Magazine article Clinical Psychiatry News

Antipsychotics: Prescribe One at a Time

Magazine article Clinical Psychiatry News

Antipsychotics: Prescribe One at a Time

Article excerpt

Too many clinicians prescribe more than one antipsychotic at a time to patients with schizophrenia, a generally unhelpful and expensive practice.

Only in rare, exceptional cases should simultaneous antipsychotics be tried when treating schizophrenia, several experts suggest.

"There's no question that it's very common" to combine antipsychotics for schizophrenia, Dr. Donald C. Goff said. "Probably 30%-40% of patients with schizophrenia are treated with more than one antipsychotic, and I would say in the vast majority of cases, it's unnecessary and probably not a good idea."

Clinicians commonly fail to complete the tapering off of one antipsychotic when switching to another, leaving the patient on two drugs, he said. Or, clinicians desperately trying to help a patient debilitated by schizophrenia add a second or third drug and allow to patient to continue even when there's no evidence of benefit. "Patients can end up collecting two, three, or four antipsychotics, even though it's not clear that the combination helped," said Dr. Goff, director of the schizophrenia program at Massachusetts General Hospital, Boston.

One good, placebo-controlled study reported that adding risperidone improved response rates in some patients who had schizophrenia and who had little or no response to clozapine. But other study results are mixed, he added. "That's not enough to recommend it as a well-established treatment approach, because it's not. On the other hand, for the individual desperate patient, I think it justifies a time-limited trial," he said.

Misunderstandings about the timing of therapy lead some clinicians into thinking that antipsychotic polypharmacy is helpful for schizophrenia, said Dr. Herbert Y. Meltzer, director of the schizophrenia research program at Centerstone Mental Health Center and professor of psychiatry at Vanderbilt University, both in Nashville, Tenn.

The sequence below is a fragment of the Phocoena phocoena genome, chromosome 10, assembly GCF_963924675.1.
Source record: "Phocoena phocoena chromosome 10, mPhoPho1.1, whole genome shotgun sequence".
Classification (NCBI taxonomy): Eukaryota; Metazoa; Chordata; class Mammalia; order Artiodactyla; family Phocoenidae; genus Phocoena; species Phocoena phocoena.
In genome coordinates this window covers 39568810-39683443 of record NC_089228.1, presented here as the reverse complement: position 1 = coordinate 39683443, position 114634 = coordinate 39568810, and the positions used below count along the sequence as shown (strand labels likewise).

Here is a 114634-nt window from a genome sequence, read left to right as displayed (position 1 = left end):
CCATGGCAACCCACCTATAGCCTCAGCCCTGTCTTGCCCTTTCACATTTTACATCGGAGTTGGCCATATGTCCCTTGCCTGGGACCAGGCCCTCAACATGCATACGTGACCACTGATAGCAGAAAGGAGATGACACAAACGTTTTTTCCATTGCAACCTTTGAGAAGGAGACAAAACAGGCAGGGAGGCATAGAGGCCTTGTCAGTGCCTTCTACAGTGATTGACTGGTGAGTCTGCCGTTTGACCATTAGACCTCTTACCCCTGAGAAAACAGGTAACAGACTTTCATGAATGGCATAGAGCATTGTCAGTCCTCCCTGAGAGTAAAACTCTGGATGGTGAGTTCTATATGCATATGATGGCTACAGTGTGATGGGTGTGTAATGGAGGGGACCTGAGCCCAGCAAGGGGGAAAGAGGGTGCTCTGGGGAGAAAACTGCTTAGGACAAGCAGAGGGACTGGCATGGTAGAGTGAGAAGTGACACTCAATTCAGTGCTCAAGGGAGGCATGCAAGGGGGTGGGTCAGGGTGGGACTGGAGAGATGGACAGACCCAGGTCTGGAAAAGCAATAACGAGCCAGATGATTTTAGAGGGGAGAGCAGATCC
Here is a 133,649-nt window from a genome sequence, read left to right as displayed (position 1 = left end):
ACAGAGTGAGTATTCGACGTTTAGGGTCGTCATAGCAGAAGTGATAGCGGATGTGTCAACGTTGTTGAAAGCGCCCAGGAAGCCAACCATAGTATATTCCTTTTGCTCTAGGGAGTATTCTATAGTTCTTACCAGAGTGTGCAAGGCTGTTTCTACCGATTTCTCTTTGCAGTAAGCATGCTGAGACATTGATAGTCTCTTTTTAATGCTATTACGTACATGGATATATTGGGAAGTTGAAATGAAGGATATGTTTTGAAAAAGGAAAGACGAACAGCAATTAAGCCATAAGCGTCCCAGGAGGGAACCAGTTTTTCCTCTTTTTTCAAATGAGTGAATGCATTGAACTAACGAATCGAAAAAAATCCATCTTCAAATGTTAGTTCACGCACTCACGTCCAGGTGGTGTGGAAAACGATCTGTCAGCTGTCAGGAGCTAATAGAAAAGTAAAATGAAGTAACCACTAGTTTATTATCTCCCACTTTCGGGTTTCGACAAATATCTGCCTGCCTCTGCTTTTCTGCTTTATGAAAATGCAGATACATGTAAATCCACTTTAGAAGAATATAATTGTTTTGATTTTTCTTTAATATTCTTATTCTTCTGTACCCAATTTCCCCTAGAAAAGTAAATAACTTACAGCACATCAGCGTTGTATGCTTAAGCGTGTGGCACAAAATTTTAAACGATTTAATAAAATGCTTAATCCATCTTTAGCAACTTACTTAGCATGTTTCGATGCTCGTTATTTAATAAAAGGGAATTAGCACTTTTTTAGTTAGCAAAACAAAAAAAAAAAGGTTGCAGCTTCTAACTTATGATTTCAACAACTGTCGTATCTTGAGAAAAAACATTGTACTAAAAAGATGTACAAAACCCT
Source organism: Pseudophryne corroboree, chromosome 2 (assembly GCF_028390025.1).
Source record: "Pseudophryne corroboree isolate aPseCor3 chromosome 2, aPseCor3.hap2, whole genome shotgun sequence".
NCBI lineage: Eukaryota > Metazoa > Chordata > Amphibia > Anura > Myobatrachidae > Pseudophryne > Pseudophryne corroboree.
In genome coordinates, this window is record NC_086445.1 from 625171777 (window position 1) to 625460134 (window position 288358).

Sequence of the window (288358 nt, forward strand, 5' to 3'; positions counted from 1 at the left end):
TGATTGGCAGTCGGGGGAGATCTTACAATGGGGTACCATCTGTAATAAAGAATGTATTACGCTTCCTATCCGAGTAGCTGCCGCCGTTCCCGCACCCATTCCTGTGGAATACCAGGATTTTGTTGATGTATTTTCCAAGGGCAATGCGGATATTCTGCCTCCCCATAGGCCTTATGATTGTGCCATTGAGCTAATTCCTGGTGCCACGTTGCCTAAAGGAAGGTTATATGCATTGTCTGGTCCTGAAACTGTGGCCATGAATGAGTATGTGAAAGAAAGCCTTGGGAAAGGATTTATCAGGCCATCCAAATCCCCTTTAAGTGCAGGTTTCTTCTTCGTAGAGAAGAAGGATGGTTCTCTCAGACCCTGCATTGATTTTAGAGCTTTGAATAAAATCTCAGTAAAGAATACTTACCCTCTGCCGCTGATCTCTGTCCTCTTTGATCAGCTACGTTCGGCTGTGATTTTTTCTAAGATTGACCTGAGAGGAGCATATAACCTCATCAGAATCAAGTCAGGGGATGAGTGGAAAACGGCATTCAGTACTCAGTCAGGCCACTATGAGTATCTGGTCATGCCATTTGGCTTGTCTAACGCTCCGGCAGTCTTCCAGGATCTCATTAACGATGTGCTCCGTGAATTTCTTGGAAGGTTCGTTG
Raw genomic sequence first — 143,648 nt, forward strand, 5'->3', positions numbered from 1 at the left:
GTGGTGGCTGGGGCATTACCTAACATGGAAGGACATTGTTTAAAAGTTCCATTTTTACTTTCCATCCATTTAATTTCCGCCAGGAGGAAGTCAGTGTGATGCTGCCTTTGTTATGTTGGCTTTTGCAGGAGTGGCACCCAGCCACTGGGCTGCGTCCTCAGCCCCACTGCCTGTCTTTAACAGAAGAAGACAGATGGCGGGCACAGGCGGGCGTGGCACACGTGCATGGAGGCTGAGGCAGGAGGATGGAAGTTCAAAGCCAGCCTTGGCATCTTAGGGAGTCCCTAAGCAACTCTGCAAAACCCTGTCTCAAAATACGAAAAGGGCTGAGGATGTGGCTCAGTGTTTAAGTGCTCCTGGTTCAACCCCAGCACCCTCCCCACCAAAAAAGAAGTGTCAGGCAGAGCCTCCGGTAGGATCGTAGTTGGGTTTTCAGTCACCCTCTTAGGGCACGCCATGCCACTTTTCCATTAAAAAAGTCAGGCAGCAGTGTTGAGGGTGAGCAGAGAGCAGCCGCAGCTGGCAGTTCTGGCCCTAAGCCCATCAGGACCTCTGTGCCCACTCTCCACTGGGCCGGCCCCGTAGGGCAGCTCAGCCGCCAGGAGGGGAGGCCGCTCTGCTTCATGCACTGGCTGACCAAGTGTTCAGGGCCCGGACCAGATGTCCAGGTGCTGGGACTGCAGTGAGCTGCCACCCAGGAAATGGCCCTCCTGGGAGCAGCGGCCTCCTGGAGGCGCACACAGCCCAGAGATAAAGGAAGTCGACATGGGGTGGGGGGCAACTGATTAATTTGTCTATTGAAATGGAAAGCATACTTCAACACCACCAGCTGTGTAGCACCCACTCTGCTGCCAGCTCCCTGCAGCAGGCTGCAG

"Often, when people think [polypharmacology] is helpful, they have just failed to adequately optimize the dose of the drug they're using, or they're on the wrong drug to begin with," he said. "I've never run into a situation where I've ever found it to be helpful," Dr. Meltzer added, though he's open to the idea that in very rare cases combining antipsychotics may be legitimate.

Clinicians resort to antipsychotic polypharmacy because they want to help patients with resistant disease but also because they are under pressure to discharge quickly patients who are hospitalized. Instead of waiting for one antipsychotic to take effect, clinicians add another. If the patient improves, they attribute that improvement to the second drug instead of the "time effect" of the first drug, he said. "That happens in the outpatient service as well."

Combining antipsychotics may result in side effects or reduced efficacy through competing mechanisms of action. "What they're doing is useless [or] harmful and leads to detrimental effects in many instances," Dr. Meltzer said.

He and associates conducted a randomized, double-blind study in which risperidone or placebo was added to the treatment of patients with schizophrenia that was refractory to clozapine. The placebo group had better outcomes in the positive and negative symptoms of schizophrenia, which "meant that the risperidone was actually harming the placebo effect," he said (N. …

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